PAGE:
Chancellor Gerhard Schröder says voters will be making a mistake if they're won over by the conservative candidate's appeal to the centre, in a Handelsblatt interview.
Striking a confident pose
Unemployment is the main issue preoccupying Chancellor Gerhard Schröder right now, and though he's far from satisfied with his government's record in this area, it can at least look back at some achievements. This emerges from an interview given by the Chancellor to Handelsblatt, in which he also explores Germany's relations with the European Union and his prospects for coming general elections.
"What preoccupies me the most is the unemployment figures and the question of how we can make further improvements on the jobs market," Schröder replied when asked about the series of problems that face him right now: the economy in the doldrums, the unemployment figures rising, Finance Minister Eichel facing the threat of a budget warning from Brussels and the conservative opposition in front in opinion polls.
"We still have 500,000 fewer unemployed people than we had in January 1998. I call that a success, even if it is in no way enough as far as I am concerned," the Chancellor continued. "We have tried to defeat unemployment on the primary labour market with the means we have at our disposal at national level. These include a rational tax policy on the supply side as well as on the demand side. Above all, we plan to stick to our path of budget consolidation, despite the occasional criticism from the opposition."
When he came to power in 1998, Schröder famously set the target of 3.5 million unemployed. With unemployment now just below 4.3 million in election year, he was asked whether he would set that target now if he had his time again. "That target was set within very precise framework conditions, i.e. a strong economic upswing had been forecast," he replied. "Knowing all that we now know, we can say that the target was unreachable. This is because of the global economic downturn and the events in the United States – factors whose effects cannot be offset with the use of means available to us at the level of national government."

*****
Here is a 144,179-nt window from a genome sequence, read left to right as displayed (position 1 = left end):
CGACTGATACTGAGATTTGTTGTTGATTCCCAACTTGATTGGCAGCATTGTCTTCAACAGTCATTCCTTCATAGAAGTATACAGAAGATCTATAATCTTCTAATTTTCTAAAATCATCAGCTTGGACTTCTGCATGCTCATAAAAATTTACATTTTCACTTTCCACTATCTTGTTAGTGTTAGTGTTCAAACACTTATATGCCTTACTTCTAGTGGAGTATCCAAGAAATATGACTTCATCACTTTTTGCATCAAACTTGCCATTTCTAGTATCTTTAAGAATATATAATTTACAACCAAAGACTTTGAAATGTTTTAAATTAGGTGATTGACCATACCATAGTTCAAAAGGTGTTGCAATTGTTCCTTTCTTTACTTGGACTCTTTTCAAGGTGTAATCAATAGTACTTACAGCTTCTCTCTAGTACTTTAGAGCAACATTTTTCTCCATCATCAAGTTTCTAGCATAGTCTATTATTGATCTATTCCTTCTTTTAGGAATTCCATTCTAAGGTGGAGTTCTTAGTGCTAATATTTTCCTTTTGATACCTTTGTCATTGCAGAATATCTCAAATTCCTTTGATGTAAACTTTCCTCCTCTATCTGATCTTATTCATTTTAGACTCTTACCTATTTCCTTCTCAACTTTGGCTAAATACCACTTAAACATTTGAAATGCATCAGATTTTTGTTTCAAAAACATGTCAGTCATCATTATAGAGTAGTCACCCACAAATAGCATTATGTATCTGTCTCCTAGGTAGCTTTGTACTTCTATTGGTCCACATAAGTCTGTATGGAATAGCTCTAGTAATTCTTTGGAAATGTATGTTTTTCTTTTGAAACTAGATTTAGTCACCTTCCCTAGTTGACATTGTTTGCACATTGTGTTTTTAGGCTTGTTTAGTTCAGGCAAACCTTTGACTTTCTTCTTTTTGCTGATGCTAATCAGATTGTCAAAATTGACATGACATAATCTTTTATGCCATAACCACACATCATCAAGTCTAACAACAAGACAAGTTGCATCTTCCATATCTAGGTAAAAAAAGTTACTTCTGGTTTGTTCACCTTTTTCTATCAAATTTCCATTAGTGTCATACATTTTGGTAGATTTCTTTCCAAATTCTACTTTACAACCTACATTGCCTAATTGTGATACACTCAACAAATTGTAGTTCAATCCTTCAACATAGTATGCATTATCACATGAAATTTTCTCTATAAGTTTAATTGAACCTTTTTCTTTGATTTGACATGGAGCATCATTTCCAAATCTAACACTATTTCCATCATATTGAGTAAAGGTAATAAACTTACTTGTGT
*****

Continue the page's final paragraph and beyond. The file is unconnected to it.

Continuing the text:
Confronted with the charge that Germany's record on employment is the worst in Europe, the Chancellor went on the defensive. "It is simply not true that jobs have been lost in Germany," the Chancellor argued. "Since 1998, some 1.2 million jobs have been created in this country."
The meaning of ‘modernisation’
But many observers are perplexed as to why Schröder, with his reputation as a moderniser, does not heed the calls for deregulation of the labour market. "Let's talk about concrete matters here," he said when asked about this. "The complaint is always levelled at German regulations governing working hours that they are too inflexible. But you won't hear the complaint of a lack of flexibility coming from anyone who has taken a fair look at some of the many innovative work-time models that have been introduced, let alone anyone who has been able to take advantage of them."
Schröder does not agree that Germany's complicated laws on job protection are an obstacle to employment. "We enjoy a measure of job protection that creates a sensible balance between workers' need for security and companies' need for flexibility," he said. "Now one can be of the opinion held by many in the opposition that job protection should be dismantled. I don't share this opinion. The last government reduced job protection, but didn't manage to increase employment – quite the contrary. There's no empirical evidence to back up the thesis that the easier it is to get rid of workers, the easier it is to hire them."
In this respect, the Chancellor is not convinced by the example of the United States. "You cannot translate American conditions to Germany. And the point of a social democratic government is to stop German workers from being turned in to a mass that is at anyone's disposal."
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